Epicurus's old questions are yet unanswered.
Is he willing to prevent evil, but not able? then is he impotent. Is he able, but not willing? then is he malevolent. Is he both able and willing? whence then is evil?
[Hume, Dialogues Concerning Natural Religion, Part X.]
It has been noted by quite a few people before that this is not actually found in Epicurus; in fact, it is inconsistent with everything Epicurus actually says about the gods in the extant texts we have, such as the Letter to Menoeceus.
The origin of the trilemma seems ultimately to be Cicero, De natura deorum III, 39:
Either, therefore, God is ignorant of his powers, or is indifferent to human affairs, or is unable to judge what is best.
This is perhaps not surprising, given that Dialogues Concerning Natural Religion is very heavily influenced by De natura deorum. But noticeably, the trilemma in Hume is not exactly what you would expect from that in Cicero. It is serving different ends (which is perhaps not surprising), but, more importantly for assessing influence, in Cicero it is not treated as Epicurean; Cotta, the speaker, is an Academic skeptic, although he is speaking against Stoic ideas, having previously spoken against Epicurean ones. It's also very improbable that Hume, a close reader of Cicero writing in a dialogue heavily influenced by the very work in question, would have simply misremembered it and never caught it in the dialogue's extensive revision over time.
A very likely suggestion is that the original of Hume's trilemma is from Lactantius, De ira Dei XIII:
But if this account is true, which the Stoics were in no manner able to see, that argument also of Epicurus is done away. God, he says, either wishes to take away evils, and is unable; or He is able, and is unwilling; or He is neither willing nor able, or He is both willing and able. If He is willing and is unable, He is feeble, which is not in accordance with the character of God; if He is able and unwilling, He is envious, which is equally at variance with God; if He is neither willing nor able, He is both envious and feeble, and therefore not God; if He is both willing and able, which alone is suitable to God, from what source then are evils? Or why does He not remove them? I know that many of the philosophers, who defend providence, are accustomed to be disturbed by this argument, and are almost driven against their will to admit that God takes no interest in anything, which Epicurus especially aims at; but having examined the matter, we easily do away with this formidable argument.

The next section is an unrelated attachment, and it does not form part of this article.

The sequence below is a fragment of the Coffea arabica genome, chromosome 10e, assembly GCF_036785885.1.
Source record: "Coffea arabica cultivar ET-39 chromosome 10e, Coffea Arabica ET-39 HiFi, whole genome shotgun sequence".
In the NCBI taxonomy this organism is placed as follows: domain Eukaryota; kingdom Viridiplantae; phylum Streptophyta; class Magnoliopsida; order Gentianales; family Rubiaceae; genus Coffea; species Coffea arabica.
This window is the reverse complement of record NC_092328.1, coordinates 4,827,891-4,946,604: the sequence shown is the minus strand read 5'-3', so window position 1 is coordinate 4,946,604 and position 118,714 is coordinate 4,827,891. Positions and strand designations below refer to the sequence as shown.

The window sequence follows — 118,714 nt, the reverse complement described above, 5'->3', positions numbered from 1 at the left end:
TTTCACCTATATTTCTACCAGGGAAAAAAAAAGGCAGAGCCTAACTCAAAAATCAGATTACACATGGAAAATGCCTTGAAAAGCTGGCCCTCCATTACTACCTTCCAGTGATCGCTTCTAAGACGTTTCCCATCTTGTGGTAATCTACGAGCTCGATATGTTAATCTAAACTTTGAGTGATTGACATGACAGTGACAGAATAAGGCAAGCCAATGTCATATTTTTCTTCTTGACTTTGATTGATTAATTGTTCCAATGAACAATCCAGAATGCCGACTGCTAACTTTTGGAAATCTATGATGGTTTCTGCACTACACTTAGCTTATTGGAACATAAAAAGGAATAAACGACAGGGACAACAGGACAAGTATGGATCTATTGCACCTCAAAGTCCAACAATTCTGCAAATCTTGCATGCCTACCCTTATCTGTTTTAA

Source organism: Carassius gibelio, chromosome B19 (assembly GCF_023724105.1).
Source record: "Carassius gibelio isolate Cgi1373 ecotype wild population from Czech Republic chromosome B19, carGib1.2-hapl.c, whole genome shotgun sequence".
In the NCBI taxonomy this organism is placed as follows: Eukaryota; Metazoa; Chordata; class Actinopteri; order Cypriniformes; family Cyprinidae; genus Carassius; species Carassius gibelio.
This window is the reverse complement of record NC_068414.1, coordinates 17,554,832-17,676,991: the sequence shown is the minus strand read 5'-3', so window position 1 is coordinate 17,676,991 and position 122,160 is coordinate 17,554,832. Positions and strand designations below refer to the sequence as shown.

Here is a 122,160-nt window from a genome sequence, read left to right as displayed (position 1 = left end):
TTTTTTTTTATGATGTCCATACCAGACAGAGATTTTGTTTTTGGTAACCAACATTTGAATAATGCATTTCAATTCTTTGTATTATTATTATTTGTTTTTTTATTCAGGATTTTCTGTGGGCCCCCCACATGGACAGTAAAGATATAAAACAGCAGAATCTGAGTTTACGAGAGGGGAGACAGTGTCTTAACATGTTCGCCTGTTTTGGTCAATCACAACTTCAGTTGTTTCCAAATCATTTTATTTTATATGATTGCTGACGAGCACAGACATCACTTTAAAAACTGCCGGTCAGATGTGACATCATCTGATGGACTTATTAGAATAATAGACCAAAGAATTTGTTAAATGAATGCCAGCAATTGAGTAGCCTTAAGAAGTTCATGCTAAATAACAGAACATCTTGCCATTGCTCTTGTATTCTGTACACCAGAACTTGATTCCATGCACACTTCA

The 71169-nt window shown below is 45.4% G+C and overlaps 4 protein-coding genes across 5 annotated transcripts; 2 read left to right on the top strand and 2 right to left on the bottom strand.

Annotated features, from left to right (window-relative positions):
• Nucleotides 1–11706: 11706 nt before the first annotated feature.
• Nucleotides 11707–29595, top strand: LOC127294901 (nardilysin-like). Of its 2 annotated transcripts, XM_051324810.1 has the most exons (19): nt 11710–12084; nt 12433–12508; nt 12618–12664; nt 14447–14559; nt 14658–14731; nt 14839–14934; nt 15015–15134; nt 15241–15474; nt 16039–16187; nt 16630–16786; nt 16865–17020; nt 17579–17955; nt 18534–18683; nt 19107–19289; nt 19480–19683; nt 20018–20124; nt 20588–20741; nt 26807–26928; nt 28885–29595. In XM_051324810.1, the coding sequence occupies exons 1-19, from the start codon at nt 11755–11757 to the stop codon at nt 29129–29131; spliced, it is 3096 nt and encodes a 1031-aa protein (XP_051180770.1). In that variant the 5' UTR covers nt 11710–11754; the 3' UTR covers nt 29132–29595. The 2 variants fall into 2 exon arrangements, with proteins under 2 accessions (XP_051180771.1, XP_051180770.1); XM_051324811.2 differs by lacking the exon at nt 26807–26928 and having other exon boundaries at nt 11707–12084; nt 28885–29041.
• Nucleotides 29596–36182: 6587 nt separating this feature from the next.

In some sense, this just moves the puzzle back, since Lactantius was also a close reader of Cicero and is quite clearly following along with Cicero at this point in his work -- indeed, he just quoted Cicero a couple of chapters before. It seems likely that Lactantius is using 'Epicurus' as a representative name for Epicureans generally rather than as a strict historical matter, but if so, it isn't clear what he would have in mind. When he says 'Epicurus' he often really means Lucretius, but I don't think he's getting this argument in particular from Lucretius. It is sometimes suggested that the attribution arises through a (probable scribal) confusion between 'Epicurus' and 'Empiricus'; it is virtually impossible for this to be Lactantius's own confusion, so it would need to be in some source he was using, and we have no idea what that would be. It is true, though, that Sextus Empiricus has a very similar argument in Pyrrhōneioi hypotypōseis III, 3.
Hume almost certainly did not read Lactantius directly. Rather, he is getting Lactantius second-hand from Pierre Bayle, in particular, the article in Bayle's Dictionary on the Paulicians, which is, not surprisingly, on the problem of evil, and contains the passage from Lactantius in Note E.